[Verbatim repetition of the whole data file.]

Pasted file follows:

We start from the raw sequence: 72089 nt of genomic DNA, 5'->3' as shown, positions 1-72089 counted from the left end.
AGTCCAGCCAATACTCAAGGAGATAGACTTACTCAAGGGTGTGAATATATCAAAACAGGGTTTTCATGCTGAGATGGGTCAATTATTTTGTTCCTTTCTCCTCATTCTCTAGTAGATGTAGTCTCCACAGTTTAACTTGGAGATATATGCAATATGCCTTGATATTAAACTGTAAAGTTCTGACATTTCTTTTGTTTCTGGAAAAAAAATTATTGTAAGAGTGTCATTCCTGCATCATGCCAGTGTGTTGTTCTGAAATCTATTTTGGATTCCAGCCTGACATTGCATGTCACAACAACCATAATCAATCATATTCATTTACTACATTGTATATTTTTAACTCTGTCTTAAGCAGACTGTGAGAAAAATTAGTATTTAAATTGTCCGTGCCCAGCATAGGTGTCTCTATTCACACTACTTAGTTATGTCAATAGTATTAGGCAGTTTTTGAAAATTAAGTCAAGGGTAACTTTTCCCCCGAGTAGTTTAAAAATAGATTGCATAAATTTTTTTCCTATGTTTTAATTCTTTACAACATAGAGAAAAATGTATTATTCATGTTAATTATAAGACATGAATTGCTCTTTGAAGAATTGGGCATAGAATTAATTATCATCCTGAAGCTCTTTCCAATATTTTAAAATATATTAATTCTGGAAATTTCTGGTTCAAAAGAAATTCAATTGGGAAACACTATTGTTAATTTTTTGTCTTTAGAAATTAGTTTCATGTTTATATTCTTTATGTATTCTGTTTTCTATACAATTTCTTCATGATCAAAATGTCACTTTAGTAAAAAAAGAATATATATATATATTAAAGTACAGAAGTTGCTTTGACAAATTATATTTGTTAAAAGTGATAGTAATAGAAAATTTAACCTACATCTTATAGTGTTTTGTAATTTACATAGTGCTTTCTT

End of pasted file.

We start from the raw sequence: 72089 nt of genomic DNA, 5'->3' as shown, positions 1-72089 counted from the left end.
AGTCCAGCCAATACTCAAGGAGATAGACTTACTCAAGGGTGTGAATATATCAAAACAGGGTTTTCATGCTGAGATGGGTCAATTATTTTGTTCCTTTCTCCTCATTCTCTAGTAGATGTAGTCTCCACAGTTTAACTTGGAGATATATGCAATATGCCTTGATATTAAACTGTAAAGTTCTGACATTTCTTTTGTTTCTGGAAAAAAAATTATTGTAAGAGTGTCATTCCTGCATCATGCCAGTGTGTTGTTCTGAAATCTATTTTGGATTCCAGCCTGACATTGCATGTCACAACAACCATAATCAATCATATTCATTTACTACATTGTATATTTTTAACTCTGTCTTAAGCAGACTGTGAGAAAAATTAGTATTTAAATTGTCCGTGCCCAGCATAGGTGTCTCTATTCACACTACTTAGTTATGTCAATAGTATTAGGCAGTTTTTGAAAATTAAGTCAAGGGTAACTTTTCCCCCGAGTAGTTTAAAAATAGATTGCATAAATTTTTTTCCTATGTTTTAATTCTTTACAACATAGAGAAAAATGTATTATTCATGTTAATTATAAGACATGAATTGCTCTTTGAAGAATTGGGCATAGAATTAATTATCATCCTGAAGCTCTTTCCAATATTTTAAAATATATTAATTCTGGAAATTTCTGGTTCAAAAGAAATTCAATTGGGAAACACTATTGTTAATTTTTTGTCTTTAGAAATTAGTTTCATGTTTATATTCTTTATGTATTCTGTTTTCTATACAATTTCTTCATGATCAAAATGTCACTTTAGTAAAAAAAGAATATATATATATATTAAAGTACAGAAGTTGCTTTGACAAATTATATTTGTTAAAAGTGATAGTAATAGAAAATTTAACCTACATCTTATAGTGTTTTGTAATTTACATAGTGCTTTCTT